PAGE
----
What makes Kohli, Smith and Stokes masters of their craft

Some players have the mental capacity to convert their biggest setbacks into incredible career transformations, says sports psychologist Jeremy Snape.

Reality check: Virat Kohli gets back on his feet after ducking a bouncer from England’s Chris Woakes third Test in Southampton in July, 2014. Kohli averaged 13.40 in the five Tests on that tour.   -  AP

The year is 2014. India’s Virat Kohli reaches the English shores as one of the most ferocious talents in world cricket, the kind that will become a role model for the next generation. Yet, after five Tests, a combination of technical deficiency and an “utter desperation” to succeed in England leads to India’s talismanic batsman totalling just 134 runs without a single half-century.

Take Steve Smith. The former Australian captain and arguably the world’s best Test batsman is banned for 12 months and risks getting his career derailed by the Newlands ball-tampering scandal in 2018. Or England all-rounder Ben Stokes’ fight outside a Bristol nightclub in September 2017, a brush with career oblivion.

In the last six years, three champion cricketers from across the world have found themselves teetering on the brink of varying kinds of crises, only to return as stronger, better versions of themselves. According to former England spinner turned psychologist Jeremy Snape, “some players seem to have the mental capacity to convert the shame and humiliation from their biggest setbacks into incredible career transformations.”

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Kohli assessed the flaws in his game and worked on them, which has resulted in an average of 61.19 in 94 innings since August 2014. Smith returned to Test cricket with a 774-run Ashes series in 2019, while Stokes emerged as England’s match-winner in both the World Cup final at Lord’s and last year’s incredible Ashes Test at Headingley.

‘Courage and resilience’

“It’s almost as if they come out from their rock-bottom situation with nothing to lose and everything to gain. It takes real courage and resilience to do this, but they harness the disappointment into a powerful motivational fuel which drives them through the adversity,” explains Snape, who is the founder of high-performance consultancy firm Sporting Edge.

“At the moment, players in a more ‘comfortable’ psychological position might get complacent or satisfied, mentally tough performers are never satisfied and stay focused to deliver their very best performances again and again,” he adds.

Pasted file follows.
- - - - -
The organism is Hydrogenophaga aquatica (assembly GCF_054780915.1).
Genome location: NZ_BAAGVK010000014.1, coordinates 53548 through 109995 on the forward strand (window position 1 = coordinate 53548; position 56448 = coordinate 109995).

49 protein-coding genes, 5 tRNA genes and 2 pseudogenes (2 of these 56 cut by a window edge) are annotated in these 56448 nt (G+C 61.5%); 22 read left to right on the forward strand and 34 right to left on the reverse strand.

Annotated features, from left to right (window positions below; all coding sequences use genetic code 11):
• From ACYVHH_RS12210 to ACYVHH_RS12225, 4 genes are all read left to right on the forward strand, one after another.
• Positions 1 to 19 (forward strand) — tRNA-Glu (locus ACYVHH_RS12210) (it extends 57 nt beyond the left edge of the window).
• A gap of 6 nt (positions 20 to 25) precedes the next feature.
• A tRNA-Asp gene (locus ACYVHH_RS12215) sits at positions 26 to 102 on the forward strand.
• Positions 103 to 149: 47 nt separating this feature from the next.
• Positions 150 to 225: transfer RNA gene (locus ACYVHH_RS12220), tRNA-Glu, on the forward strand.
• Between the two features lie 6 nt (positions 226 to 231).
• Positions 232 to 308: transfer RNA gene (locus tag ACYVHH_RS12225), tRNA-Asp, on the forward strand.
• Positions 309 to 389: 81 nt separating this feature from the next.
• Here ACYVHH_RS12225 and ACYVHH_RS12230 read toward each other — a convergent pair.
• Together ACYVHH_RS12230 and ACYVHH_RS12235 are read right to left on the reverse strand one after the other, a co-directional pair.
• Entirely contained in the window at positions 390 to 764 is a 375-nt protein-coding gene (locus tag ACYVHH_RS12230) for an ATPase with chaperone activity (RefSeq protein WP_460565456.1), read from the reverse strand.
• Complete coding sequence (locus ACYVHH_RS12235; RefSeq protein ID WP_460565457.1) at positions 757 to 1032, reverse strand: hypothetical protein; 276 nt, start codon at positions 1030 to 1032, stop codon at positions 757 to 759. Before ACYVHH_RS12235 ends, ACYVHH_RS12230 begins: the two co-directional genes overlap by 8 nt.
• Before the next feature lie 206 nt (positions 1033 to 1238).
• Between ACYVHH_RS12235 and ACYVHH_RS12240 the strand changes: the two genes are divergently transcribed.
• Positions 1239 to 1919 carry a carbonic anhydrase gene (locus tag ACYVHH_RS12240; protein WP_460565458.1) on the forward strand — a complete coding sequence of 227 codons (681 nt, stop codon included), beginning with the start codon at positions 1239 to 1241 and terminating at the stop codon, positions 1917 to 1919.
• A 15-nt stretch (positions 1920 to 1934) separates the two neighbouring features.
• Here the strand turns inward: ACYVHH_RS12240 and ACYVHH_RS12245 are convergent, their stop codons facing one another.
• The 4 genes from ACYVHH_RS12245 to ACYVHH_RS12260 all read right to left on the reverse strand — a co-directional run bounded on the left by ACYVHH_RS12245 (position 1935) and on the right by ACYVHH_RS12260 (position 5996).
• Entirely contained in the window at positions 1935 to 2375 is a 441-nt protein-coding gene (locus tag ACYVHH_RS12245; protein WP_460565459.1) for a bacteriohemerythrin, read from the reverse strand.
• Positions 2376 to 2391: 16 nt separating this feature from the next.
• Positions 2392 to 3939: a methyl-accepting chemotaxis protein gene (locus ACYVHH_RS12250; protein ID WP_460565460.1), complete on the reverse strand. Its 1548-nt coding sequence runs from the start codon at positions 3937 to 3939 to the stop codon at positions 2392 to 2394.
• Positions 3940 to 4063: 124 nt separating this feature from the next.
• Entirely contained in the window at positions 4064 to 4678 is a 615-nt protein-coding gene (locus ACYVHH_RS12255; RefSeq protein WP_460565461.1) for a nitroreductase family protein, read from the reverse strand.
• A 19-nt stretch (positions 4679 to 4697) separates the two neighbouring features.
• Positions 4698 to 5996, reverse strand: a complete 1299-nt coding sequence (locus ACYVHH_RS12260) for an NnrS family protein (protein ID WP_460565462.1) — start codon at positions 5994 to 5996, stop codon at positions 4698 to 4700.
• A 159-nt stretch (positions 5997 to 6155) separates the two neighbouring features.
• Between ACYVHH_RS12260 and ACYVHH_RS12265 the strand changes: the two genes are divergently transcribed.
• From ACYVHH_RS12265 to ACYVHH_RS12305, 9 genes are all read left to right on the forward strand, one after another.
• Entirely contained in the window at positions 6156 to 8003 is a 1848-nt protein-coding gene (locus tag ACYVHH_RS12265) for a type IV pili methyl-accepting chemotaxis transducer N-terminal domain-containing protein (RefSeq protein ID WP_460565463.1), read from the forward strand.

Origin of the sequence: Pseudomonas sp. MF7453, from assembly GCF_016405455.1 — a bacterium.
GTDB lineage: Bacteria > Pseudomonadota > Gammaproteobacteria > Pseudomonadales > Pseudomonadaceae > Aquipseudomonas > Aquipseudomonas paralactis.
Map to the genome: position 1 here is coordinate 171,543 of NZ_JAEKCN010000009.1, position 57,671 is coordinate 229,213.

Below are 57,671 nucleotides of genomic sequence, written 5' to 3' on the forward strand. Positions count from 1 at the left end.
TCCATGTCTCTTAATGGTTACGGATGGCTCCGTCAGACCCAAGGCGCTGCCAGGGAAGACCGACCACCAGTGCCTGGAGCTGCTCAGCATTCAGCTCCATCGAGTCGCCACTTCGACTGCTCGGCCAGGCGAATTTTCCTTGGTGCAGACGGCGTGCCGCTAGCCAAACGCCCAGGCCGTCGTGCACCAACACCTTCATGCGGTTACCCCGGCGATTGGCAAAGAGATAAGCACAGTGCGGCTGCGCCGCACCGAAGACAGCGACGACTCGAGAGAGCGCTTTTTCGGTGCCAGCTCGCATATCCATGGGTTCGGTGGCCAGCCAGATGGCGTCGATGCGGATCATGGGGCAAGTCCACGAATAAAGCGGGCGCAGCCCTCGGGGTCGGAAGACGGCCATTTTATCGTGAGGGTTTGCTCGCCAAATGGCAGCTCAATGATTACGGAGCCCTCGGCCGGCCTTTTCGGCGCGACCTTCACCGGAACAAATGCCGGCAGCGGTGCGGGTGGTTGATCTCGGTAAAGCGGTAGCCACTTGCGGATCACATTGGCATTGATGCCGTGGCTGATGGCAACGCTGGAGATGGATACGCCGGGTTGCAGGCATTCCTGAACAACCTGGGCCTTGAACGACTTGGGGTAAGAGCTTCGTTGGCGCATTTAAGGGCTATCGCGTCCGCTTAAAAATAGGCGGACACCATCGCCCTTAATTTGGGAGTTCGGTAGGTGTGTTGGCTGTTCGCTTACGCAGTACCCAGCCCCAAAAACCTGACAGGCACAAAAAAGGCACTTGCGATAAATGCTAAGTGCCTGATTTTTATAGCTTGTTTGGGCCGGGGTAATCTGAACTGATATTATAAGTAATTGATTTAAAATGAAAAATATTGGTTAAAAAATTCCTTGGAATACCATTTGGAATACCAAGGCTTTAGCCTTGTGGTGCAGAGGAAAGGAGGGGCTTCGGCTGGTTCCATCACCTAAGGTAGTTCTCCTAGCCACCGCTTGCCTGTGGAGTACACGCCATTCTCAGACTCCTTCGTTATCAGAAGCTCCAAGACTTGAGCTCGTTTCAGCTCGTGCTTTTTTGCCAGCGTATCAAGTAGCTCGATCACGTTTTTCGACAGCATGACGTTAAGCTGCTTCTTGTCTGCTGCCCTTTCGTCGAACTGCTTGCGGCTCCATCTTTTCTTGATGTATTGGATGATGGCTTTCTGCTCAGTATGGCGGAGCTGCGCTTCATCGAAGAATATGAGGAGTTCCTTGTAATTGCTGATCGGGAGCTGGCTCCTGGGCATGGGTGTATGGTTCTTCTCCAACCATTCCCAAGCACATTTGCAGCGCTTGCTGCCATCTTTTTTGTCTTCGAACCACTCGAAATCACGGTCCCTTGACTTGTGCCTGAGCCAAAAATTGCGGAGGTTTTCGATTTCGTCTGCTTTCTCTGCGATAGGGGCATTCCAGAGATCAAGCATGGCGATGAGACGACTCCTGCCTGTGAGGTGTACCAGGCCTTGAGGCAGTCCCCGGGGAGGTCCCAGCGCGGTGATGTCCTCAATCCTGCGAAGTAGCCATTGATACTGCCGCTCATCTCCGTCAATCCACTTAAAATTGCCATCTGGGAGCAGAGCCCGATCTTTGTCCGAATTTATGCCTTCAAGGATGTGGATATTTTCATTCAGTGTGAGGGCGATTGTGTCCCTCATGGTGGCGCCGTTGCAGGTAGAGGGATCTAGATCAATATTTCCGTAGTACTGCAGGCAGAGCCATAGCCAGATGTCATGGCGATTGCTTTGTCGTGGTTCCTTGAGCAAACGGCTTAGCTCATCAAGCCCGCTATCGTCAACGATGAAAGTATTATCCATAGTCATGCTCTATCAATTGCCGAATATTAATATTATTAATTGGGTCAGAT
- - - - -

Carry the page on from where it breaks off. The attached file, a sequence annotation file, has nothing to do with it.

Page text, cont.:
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In April 2020, Wisden named Stokes as its leading cricketer in the world, duly rewarding him for the heroics witnessed during the ODI World Cup final and the Headingley heist.

Earlier, on the one-year anniversary of England’s first World Cup win, skipper Eoin Morgan revealed how Stokes being caught at long-on – he was ruled not-out as New Zealand’s Trent Boult stepped on the boundary rope – with the target still in the distance made him feel “for a split second I thought we were dead and buried.”

Shutting distractions

Stokes remained unbeaten on 84 off 98 deliveries, eventually becoming the hero in a match that has entered cricket folklore. “Mental toughness is having the ability to shut all distractions out to get the job done,” says Snape. “Whether it’s what the press said yesterday or what the prize money might be tomorrow – great sports stars don’t let these emotions contaminate their ability to focus on the moment.

Ben Stokes celebrates during the World Cup final in July, 2019. - REUTERS

 

“Even though they may be in a World Cup final run chase in sweltering heat, their blood runs cold as they think about their strategy, how many balls [are] left and which bowlers to attack in which over. While the crowd are screaming and worrying about winning and losing, the players refocus on the W-I-N being ‘What’s Important Now?’ and it’s this ability to choose the right shot at the right time under intense pressure which defines the truly world-class performer.”

Indian cricket is one of the most passionate sporting cultures, Snape says. He was formerly Rajasthan Royals’ performance director and has even served as Delhi Daredevils’ performance coach. “Mental toughness helped the Rajasthan Royals to win the first IPL (Indian Premier League title) in 2008,” says Snape. “Even the youngest players learnt to take a ‘three-second chill’ before each ball so that they didn’t get caught up in the emotion.

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“They trusted themselves, stayed calm and confident, and did what their team needed. They were inspired to do this by their captain Shane Warne, who has an amazing ability to focus on one ball at a time, and they delivered close wins in very high-pressure situations.”

Snape likened the IPL to Premier League, the top flight of English football. “Both thrive on rivalries, individual stars and a massive focus on winning,” says Snape.

“The TV shows whip people up into a frenzy before the game and after the game in the debrief – the players in both these cultures need mental toughness – they need to think clearly under pressure, and if they do it, they will become a hero and not a villain!”

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